An amylase test measures the amount of amylase in your blood or urine. Amylase is an enzyme, or special protein, that helps you digest food. Most of your amylase is made in the pancreas and salivary glands. A small amount of amylase in your blood and urine is normal. A larger or smaller amount may mean that you have a disorder of the pancreas, an infection, alcoholism, or another medical condition.
Primarily to diagnose and monitor acute pancreatitis; also sometimes to diagnose and monitor chronic pancreatitis or other pancreatic diseases
When you have symptoms of a pancreatic disorder, such as severe abdominal pain, fever, loss of appetite, or nausea.
A blood sample is obtained by inserting a needle into a vein in the arm. Sometimes a random urine sample, a 24-hour urine sample, or peritoneal fluid is collected.
Find answers to common questions about patient lab test results. For additional help, contact our Health Information Management Services department.
The blood amylase test is used to help diagnose and monitor acute pancreatitis. It may also be used to diagnose and monitor chronic pancreatitis and other disorders that may involve the pancreas. The blood amylase test may be used along with a lipase test to detect pancreatic diseases. That means an elevated amylase level may indicate a problem, but the cause may not be related to the pancreas. The lipase test, on the other hand, is more specific than amylase for diseases of the pancreas, particularly for acute pancreatitis.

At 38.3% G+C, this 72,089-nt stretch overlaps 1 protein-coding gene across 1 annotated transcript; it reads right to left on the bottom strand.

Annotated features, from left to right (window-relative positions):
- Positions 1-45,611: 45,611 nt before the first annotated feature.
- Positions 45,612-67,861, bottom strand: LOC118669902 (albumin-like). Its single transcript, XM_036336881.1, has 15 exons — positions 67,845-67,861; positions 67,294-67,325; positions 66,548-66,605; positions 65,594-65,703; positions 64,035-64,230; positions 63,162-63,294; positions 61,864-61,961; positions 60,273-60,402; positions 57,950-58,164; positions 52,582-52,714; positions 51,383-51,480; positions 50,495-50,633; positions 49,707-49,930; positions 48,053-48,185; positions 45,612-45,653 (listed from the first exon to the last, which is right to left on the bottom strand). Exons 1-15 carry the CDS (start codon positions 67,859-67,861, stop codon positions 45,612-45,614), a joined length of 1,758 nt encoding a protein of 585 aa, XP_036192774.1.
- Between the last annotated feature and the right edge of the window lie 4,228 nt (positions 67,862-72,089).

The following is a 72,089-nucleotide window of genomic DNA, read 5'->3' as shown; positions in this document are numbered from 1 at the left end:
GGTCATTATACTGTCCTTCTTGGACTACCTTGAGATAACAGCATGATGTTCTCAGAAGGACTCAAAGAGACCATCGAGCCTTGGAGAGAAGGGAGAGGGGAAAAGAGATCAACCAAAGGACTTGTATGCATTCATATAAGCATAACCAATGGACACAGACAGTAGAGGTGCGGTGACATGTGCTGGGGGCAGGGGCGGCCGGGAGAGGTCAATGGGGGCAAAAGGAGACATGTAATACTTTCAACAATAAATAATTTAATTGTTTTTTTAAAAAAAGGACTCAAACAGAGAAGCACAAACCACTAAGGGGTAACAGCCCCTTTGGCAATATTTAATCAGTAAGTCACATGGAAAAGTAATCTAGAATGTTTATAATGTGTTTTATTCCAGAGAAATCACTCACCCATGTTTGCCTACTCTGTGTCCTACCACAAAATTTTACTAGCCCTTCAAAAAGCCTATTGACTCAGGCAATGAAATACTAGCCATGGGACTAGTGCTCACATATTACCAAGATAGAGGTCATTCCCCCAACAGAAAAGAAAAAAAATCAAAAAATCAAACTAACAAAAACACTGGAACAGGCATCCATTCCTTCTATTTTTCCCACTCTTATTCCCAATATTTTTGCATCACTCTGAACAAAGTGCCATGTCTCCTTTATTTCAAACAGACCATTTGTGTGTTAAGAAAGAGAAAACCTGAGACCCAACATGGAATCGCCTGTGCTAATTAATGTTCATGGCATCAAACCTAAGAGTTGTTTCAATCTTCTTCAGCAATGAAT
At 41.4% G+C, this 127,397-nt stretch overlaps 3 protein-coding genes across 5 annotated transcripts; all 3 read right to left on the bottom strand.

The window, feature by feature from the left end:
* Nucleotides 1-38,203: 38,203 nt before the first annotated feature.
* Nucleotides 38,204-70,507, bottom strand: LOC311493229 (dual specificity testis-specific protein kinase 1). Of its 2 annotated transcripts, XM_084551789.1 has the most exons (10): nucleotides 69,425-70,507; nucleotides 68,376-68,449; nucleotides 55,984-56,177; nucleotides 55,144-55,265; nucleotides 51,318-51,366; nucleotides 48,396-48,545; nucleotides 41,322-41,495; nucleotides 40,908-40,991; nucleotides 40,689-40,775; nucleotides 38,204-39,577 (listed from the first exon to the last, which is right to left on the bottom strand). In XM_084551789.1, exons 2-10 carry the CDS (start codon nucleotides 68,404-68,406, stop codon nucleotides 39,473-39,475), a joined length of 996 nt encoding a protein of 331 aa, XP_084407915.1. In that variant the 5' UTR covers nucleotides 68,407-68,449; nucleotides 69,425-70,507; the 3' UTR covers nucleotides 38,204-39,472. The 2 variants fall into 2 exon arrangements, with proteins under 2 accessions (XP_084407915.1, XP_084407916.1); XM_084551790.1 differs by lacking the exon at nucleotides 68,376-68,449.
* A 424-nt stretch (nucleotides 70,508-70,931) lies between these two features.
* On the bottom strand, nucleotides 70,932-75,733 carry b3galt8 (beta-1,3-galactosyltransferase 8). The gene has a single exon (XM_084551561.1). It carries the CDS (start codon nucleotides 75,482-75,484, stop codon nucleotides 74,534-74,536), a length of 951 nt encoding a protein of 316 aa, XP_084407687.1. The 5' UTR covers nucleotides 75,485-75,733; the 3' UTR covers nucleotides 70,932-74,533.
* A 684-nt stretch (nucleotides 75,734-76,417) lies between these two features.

A blood amylase test may be ordered when a person has signs or symptoms of a pancreatic disorder, such as: Severe upper abdominal pain that radiates to the back or feels worse after eating, Fever, Loss of appetite, Nausea, vomiting, Yellowing of the eyes or skin (jaundice), Rapid pulse Loose, fatty, foul-smelling, stools (steatorrhea).
A high amylase level in the blood may indicate the presence of a condition affecting the pancreas. In acute pancreatitis, amylase in the blood often increases to 4 to 6 times higher than the highest reference value, sometimes called the upper limit of normal. The increase occurs within 4 to 8 hours of injury to the pancreas and generally remains elevated until the cause is successfully treated. The amylase values will then return to normal in a few days.
Chronic pancreatitis is often associated with alcoholism. It may also be caused by trauma or pancreatic duct obstruction or may be seen in association with genetic abnormalities such as cystic fibrosis. In addition to the pancreas and salivary glands, amylase is produced in other parts of the body, such as the small intestine, ovaries, fallopian tubes and liver. However, most laboratory tests simply measure total amylase in the blood based on the fact that most of the amylase in blood, urine and fluids comes from the pancreas.
No. Amylase levels may also be significantly increased in people with gallbladder attacks. Urine and blood amylase levels may be moderately elevated with a variety of other conditions, such as ovarian cancer, lung cancer, tubal pregnancy, acute appendicitis, diabetic ketoacidosis, mumps, intestinal obstruction, or perforated ulcer, but amylase tests are not generally used to diagnose or monitor these disorders.
Intermountain Healthcare is contracted with the majority of insurance plans for laboratory testing. These insurance plans cover the most commonly ordered lab tests. If you have a question about specific tests your physician has ordered, please contact your insurance carrier. Your physician’s billing office may also be able to tell you what out-of-pocket expenses there may be, if any.
No appointment is needed; we are open 24 hours a day, 7 days a week. After hours on week days or on the weekend, please come to the Emergency Department to register.
You need to bring your identification, your insurance information, the test order from your provider with the diagnosis or reason the test is being done, & his or her signature.
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